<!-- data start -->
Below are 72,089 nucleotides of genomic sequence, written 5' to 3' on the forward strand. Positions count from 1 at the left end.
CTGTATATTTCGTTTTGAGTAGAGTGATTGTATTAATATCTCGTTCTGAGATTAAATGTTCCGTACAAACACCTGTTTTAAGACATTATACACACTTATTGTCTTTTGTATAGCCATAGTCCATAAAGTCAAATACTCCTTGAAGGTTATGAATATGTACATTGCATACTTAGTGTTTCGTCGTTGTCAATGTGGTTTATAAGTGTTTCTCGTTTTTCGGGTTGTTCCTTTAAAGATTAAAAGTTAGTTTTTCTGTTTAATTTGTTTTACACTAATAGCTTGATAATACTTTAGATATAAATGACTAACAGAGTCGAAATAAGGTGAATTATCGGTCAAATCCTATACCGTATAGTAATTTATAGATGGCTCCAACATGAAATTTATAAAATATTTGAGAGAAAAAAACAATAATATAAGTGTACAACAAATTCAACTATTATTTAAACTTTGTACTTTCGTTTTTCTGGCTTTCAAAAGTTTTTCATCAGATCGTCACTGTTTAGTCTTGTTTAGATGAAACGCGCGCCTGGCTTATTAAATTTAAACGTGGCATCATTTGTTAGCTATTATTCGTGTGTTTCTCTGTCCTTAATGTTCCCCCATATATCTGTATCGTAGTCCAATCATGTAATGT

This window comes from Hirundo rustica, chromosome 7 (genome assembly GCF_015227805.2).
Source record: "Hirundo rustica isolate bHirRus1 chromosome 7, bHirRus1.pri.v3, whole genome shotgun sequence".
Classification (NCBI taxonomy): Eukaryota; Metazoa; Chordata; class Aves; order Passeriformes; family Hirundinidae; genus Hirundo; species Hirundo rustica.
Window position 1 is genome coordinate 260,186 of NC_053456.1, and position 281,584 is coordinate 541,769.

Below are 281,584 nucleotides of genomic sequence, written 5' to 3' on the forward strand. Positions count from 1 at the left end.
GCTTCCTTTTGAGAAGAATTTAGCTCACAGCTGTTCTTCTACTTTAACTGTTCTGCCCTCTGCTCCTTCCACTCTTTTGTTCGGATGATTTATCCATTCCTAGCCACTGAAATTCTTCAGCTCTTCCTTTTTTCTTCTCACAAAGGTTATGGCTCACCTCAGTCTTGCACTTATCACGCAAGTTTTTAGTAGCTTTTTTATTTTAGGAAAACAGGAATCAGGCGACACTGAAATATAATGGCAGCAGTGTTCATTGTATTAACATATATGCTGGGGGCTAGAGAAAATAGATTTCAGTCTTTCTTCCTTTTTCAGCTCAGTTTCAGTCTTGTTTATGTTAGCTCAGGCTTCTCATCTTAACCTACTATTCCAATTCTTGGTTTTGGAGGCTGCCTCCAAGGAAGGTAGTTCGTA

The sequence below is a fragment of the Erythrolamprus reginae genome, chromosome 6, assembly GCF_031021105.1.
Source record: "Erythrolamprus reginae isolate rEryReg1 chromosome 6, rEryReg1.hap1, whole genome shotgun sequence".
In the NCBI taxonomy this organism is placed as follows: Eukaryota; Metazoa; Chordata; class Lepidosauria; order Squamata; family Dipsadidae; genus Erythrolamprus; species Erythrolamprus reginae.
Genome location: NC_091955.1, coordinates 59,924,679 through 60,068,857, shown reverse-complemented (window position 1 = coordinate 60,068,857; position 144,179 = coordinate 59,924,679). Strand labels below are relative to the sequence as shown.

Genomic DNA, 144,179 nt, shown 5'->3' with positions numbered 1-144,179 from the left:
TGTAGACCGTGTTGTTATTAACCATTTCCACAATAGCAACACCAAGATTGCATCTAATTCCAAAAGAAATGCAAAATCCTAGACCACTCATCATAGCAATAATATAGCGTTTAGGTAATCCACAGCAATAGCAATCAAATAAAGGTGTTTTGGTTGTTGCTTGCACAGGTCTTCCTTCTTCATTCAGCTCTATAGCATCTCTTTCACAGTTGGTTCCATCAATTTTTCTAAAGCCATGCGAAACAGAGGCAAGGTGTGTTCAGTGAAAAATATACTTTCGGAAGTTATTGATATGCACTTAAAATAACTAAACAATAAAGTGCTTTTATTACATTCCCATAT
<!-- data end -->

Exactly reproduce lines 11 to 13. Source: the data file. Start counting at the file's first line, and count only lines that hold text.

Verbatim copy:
In the NCBI taxonomy this organism is placed as follows: Eukaryota; Metazoa; Chordata; class Lepidosauria; order Squamata; family Dipsadidae; genus Erythrolamprus; species Erythrolamprus reginae.
Genome location: NC_091955.1, coordinates 59,924,679 through 60,068,857, shown reverse-complemented (window position 1 = coordinate 60,068,857; position 144,179 = coordinate 59,924,679). Strand labels below are relative to the sequence as shown.

Genomic DNA, 144,179 nt, shown 5'->3' with positions numbered 1-144,179 from the left: